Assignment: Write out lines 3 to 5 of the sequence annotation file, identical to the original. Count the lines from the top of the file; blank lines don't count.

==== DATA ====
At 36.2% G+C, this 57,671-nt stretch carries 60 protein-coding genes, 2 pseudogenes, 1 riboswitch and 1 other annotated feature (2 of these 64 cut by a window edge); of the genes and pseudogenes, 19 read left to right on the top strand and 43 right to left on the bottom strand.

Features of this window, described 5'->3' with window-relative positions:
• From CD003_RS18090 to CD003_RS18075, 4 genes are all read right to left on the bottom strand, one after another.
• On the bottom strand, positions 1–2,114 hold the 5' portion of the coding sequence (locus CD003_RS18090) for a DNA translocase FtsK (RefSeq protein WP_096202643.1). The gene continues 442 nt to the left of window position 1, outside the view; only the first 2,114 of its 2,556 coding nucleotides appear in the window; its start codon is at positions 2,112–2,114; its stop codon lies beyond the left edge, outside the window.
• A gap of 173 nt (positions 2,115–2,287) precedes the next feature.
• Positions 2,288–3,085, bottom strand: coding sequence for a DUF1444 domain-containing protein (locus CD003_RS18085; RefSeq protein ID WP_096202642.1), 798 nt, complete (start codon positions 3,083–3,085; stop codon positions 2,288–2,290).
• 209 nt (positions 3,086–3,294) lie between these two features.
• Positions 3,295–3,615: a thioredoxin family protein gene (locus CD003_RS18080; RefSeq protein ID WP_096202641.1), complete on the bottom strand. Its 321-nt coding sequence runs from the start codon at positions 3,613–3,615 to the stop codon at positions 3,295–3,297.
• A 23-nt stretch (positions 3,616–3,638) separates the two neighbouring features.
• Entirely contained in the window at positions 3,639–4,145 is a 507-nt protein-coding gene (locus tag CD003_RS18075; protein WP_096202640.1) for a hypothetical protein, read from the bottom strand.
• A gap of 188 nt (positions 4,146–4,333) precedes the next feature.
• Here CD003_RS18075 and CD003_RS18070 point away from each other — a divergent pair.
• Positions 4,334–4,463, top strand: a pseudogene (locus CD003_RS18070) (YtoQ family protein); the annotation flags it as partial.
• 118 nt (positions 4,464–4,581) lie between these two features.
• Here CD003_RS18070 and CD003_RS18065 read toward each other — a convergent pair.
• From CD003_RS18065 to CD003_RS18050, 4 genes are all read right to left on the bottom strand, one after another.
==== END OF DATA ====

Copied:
• From CD003_RS18090 to CD003_RS18075, 4 genes are all read right to left on the bottom strand, one after another.
• On the bottom strand, positions 1–2,114 hold the 5' portion of the coding sequence (locus CD003_RS18090) for a DNA translocase FtsK (RefSeq protein WP_096202643.1). The gene continues 442 nt to the left of window position 1, outside the view; only the first 2,114 of its 2,556 coding nucleotides appear in the window; its start codon is at positions 2,112–2,114; its stop codon lies beyond the left edge, outside the window.
• A gap of 173 nt (positions 2,115–2,287) precedes the next feature.